Friday, 29 January 2016

What is a mile-a-minute, granny square or motif crochet afghan?

There are so many different ways that you can crochet an afghan or blanket but the terms can sometimes be confusing so here I shall explain the differences, as well as share with you a few patterns of my own you might like to try.

The traditional Granny Square blanket or afghan

Vintage Granny Squares by Laura Eccleston
This blanket, or afghan, is made up from individual squares, which are then sewn together.

You can make lots of different crochet projects from granny squares, not just blankets, including bags, hats, bracelets, even clothes. The wonderful thing about using squares to make up your projects is that you can use lots of different colours and mix and match your squares. You can even use different style of squares throughout your project to really make it interesting.

Spiral Granny Square by Laura E
Simple Granny Square Bag by Laura E

The useful thing about using squares for your blanket is that you can also work on the project as little or as much as you like and only take away on holiday with you some squares at a time to add to your ever growing blanket.

Although a traditional style of blanket design, that may remind you of cold nights at your grandma's house, granny square blankets are becoming increasingly more popular and contemporary in style. Retro is truly in!

The Motif blanket or afghan

Celtic Triangle by Laura E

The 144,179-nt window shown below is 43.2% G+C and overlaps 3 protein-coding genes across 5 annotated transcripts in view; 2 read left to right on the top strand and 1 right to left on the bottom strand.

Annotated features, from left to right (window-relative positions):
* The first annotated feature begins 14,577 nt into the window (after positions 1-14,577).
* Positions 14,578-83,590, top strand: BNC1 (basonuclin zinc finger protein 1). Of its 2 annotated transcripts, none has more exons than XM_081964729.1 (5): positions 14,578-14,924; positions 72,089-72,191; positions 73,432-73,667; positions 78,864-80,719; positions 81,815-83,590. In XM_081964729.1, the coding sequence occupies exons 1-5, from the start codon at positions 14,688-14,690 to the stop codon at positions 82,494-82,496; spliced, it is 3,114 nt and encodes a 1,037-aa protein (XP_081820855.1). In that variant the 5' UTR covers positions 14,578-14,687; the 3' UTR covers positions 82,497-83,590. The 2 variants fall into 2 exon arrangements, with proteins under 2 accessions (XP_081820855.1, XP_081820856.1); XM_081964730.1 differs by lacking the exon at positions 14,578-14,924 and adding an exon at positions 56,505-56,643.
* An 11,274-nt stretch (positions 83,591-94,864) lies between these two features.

These types of afghans or blankets are very similar to granny square blankets in that they are made up of individual shapes, but instead of using squares you can use lots of different types of shapes such as triangles or hexagons, even individual flowers to make up your blanket.

Hypercube Tesseract by Laura E
Again, making up a blanket this way means you can use many different colours in your projects, and work on it a bit at a time.

Often many people decide to join as they go when making these types of blankets to save time, adding individual shapes as and when they find time to make them.

Mile-a-Minute afghan or blanket

This type of blanket is designed in long strips that are then sewn together. An ideal style of blanket making that allows for creativity like the motif or granny blanket but not as repetitive as repeating the same stitch on the one piece blanket explained below.

The great thing about the mile-a-minute style of afghan making is that you can work on strips at a time, even designing different styles and add to your project in stages, taking on holiday with you a few strips to work on, and projects work up very quickly.

The One Piece afghan or blanket

Mesh Blanket by Laura E
The one piece or 'plain' afghan is the simplest of them all and is made up by simply repeating the same stitch pattern over and over.

Often a repetitive style of blanket making, and probably the one given up on most, but it can have beautiful results if patience allows, and different stitches can be added throughout if stitch count allows.

The only draw back is that you will always have to work on the whole blanket at any one time so is not easily transportable.

I hope you have found this post informative and maybe even inspired you to try something new! In the meantime I will see you soon for some more crochet fun!


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© HappyBerry 

Thursday, 5 November 2015

Where I buy my yarn and my favourite brands

I receive a lot of questions asking where do I buy my yarn from and what yarns do I like to use the most so I thought I would put together a short blog post about my yarn experiences, which I hope you find useful.

I don't normally talk about the actual brands I use when I put together a crochet video tutorial because of advertising rules with YouTube, plus I don't like to give preferential treatment to certain brands, especially when I haven't tried all the amazing brands out there, but I will mention today a few of my secret favourite brands I always seem to go back to.